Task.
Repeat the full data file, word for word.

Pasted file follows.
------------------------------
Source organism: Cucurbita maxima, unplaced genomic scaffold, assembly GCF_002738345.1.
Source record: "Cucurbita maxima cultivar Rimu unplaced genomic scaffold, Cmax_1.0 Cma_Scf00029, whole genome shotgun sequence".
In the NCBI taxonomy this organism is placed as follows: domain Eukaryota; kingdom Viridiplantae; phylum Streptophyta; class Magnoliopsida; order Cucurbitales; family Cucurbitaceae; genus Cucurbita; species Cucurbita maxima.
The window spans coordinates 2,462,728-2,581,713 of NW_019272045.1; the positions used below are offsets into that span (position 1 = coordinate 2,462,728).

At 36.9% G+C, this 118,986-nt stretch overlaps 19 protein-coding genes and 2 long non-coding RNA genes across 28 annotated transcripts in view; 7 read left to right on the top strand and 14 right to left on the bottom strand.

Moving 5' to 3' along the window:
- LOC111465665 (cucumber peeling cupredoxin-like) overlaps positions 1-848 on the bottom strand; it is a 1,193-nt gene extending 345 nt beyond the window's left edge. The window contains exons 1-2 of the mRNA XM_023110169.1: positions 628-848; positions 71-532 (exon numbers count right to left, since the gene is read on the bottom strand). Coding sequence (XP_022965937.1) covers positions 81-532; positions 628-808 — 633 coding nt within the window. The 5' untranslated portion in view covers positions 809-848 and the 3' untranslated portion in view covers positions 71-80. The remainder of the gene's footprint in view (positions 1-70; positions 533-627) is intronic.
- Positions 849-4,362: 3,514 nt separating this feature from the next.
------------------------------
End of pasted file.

Source organism: Cucurbita maxima, unplaced genomic scaffold, assembly GCF_002738345.1.
Source record: "Cucurbita maxima cultivar Rimu unplaced genomic scaffold, Cmax_1.0 Cma_Scf00029, whole genome shotgun sequence".
In the NCBI taxonomy this organism is placed as follows: domain Eukaryota; kingdom Viridiplantae; phylum Streptophyta; class Magnoliopsida; order Cucurbitales; family Cucurbitaceae; genus Cucurbita; species Cucurbita maxima.
The window spans coordinates 2,462,728-2,581,713 of NW_019272045.1; the positions used below are offsets into that span (position 1 = coordinate 2,462,728).

At 36.9% G+C, this 118,986-nt stretch overlaps 19 protein-coding genes and 2 long non-coding RNA genes across 28 annotated transcripts in view; 7 read left to right on the top strand and 14 right to left on the bottom strand.

Moving 5' to 3' along the window:
- LOC111465665 (cucumber peeling cupredoxin-like) overlaps positions 1-848 on the bottom strand; it is a 1,193-nt gene extending 345 nt beyond the window's left edge. The window contains exons 1-2 of the mRNA XM_023110169.1: positions 628-848; positions 71-532 (exon numbers count right to left, since the gene is read on the bottom strand). Coding sequence (XP_022965937.1) covers positions 81-532; positions 628-808 — 633 coding nt within the window. The 5' untranslated portion in view covers positions 809-848 and the 3' untranslated portion in view covers positions 71-80. The remainder of the gene's footprint in view (positions 1-70; positions 533-627) is intronic.
- Positions 849-4,362: 3,514 nt separating this feature from the next.